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Sunday, August 5, 2018

James Clerk Maxwell and the history of science


Photo source: Wikimedia Commons


James Clerk Maxwell (1831-1879) was Scottish physicist best known for the classical theory of electromagnetism. As a result, Maxwell helped establish the mathematical relationship between electricity and magnetism. Physicist Freeman Dyson says,


"Maxwell discovered his equations, which describe the behavior of electric and magnetic fields under the most general conditions, in the year 1861, and published a clear and definitive statement of them in 1865. This was the great event of nineteenth century physics, achieving for electricity and magnetism what Newton had achieved for gravitation two hundred years earlier." (Missed Opportunities lecture, 1971)


The rest of this post is a collection of quotes from Maxwell.


History of science


"It is of great advantage to the student of any subject to read the original memoirs on that subject, for science is always most completely assimilated when it is in the nascent state..." (A Treatise on Electricity and Magnetism, 1873)


"...the history of science shews that even during that phase of her progress in which she devotes herself to improving the accuracy of the numerical measurement of quantities with which she has long been familiar, she is preparing for the materials for the subjugation of new regions, which would have remained unknown if she had been contented with the rough methods of her early pioneers." (The Scientific Papers of James Clerk Maxwell, posthumous)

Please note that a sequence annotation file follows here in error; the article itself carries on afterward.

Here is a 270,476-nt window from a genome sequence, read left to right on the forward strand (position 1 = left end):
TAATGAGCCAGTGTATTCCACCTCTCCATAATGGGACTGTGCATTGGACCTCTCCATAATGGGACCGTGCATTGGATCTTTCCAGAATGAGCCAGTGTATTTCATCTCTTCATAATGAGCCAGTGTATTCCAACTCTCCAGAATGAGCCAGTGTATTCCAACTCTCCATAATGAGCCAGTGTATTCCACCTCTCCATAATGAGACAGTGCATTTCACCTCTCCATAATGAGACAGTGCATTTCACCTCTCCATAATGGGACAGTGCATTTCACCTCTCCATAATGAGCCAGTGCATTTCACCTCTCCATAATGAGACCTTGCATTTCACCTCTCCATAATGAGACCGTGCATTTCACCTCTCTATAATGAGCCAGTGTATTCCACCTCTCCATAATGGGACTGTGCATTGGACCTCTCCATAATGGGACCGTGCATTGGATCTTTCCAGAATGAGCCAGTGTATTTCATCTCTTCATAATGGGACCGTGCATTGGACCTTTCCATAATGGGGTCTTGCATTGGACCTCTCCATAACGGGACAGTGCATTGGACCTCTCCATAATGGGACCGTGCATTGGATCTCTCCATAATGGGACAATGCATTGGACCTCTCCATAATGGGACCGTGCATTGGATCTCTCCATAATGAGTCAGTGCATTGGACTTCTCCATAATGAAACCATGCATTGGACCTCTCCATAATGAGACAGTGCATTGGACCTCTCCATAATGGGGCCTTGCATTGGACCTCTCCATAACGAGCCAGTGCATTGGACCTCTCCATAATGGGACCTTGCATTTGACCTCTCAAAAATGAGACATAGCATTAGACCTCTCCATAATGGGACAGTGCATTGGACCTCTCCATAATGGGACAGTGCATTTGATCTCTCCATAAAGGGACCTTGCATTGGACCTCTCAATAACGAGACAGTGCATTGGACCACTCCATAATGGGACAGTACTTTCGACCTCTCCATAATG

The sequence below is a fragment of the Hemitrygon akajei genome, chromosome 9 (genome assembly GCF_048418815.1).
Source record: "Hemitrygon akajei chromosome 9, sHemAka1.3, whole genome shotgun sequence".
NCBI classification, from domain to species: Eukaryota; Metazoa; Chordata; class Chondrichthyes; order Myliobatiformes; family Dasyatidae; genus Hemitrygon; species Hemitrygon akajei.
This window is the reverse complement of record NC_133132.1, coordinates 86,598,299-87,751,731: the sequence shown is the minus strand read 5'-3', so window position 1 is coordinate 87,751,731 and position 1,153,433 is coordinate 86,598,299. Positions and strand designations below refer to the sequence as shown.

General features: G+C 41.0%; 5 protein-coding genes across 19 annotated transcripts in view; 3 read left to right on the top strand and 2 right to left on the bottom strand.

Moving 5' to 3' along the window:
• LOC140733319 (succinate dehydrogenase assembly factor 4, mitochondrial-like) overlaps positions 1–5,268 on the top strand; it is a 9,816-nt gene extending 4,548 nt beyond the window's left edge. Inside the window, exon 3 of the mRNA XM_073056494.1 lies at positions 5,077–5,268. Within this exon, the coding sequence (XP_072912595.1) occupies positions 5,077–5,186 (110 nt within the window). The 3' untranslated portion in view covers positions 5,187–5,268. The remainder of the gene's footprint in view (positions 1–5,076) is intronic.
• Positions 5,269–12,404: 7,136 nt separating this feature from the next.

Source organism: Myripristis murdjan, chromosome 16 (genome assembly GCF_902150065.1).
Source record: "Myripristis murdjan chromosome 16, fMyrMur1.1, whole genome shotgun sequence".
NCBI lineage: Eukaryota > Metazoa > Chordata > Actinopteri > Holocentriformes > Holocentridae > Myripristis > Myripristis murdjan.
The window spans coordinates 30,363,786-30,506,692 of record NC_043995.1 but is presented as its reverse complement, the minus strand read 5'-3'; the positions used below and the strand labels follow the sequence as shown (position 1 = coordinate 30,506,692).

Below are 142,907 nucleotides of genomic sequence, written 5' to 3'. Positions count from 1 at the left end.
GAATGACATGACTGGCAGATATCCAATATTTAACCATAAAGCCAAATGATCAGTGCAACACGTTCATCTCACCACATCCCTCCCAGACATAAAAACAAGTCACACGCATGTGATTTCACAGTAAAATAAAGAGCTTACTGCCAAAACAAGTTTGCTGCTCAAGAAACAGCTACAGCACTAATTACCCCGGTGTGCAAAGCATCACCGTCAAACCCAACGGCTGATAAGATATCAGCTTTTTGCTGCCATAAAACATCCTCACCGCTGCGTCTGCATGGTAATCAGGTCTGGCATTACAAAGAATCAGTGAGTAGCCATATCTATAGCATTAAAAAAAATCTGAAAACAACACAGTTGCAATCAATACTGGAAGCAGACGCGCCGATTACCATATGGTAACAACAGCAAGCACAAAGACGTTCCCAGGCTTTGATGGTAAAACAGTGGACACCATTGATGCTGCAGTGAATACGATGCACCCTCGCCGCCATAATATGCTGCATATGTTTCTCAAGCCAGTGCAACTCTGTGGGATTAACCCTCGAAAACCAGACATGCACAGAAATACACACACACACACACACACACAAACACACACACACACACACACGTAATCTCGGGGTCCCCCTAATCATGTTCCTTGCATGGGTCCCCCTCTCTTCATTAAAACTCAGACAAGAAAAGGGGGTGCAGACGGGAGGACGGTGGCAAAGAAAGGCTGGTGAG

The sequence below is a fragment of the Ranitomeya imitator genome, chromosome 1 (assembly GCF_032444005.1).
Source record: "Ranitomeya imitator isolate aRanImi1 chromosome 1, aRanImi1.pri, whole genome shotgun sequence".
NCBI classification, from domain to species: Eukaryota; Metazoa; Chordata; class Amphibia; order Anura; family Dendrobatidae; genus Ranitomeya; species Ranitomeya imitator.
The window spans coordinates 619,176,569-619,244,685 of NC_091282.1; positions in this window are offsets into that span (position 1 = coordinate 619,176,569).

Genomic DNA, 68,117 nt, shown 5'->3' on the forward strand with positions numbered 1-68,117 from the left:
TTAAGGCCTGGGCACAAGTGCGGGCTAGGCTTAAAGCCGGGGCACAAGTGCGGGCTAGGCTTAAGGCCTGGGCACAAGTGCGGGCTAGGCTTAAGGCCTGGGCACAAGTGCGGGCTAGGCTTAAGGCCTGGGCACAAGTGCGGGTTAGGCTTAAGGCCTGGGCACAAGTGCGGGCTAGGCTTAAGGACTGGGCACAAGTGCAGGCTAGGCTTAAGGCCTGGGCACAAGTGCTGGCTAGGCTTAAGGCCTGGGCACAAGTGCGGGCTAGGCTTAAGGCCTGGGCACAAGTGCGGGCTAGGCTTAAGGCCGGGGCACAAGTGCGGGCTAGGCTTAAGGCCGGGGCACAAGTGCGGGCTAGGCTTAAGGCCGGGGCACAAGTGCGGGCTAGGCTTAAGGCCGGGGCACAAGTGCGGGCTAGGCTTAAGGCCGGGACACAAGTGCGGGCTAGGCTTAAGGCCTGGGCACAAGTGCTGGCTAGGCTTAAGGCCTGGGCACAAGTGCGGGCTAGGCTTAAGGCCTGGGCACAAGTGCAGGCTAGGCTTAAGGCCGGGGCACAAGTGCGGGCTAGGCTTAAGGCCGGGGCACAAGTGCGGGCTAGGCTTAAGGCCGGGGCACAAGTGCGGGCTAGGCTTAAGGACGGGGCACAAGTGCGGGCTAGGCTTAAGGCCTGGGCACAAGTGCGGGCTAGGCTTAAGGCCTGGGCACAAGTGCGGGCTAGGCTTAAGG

"The aim of an experiment of illustration is to throw light upon some scientific idea so that the student may be able to grasp it... The phenomenon which we wish to observe or to exhibit is brought into prominence, instead of being obscured and entangled among other phenomena, as it would when it occurs in the ordinary course of nature." (The Scientific Papers of James Clerk Maxwell, posthumous)




"Mathematicians may flatter themselves that they posses new ideas which mere human language is yet unable to express. Let them make the effort to express these ideas in appropriate words without the aid of symbols, and if they succeed, they will not only lay us laymen under a lasting obligation, but we venture to say, they will find themselves very much enlightened during the process..." (Quoted in Thomson and Tait's Natural Philosophy, 1873)




"It has been asserted that metaphysical speculation is a thing of the past and that physical science has extirpated it. The discussion of the categories of existence, however, does not appear to be in danger of coming to an end in our time, and the exercise of speculation continues as fascinating to every fresh mind as it was in the days of Thales." (The Scientific Papers of James Clerk Maxwell, posthumous)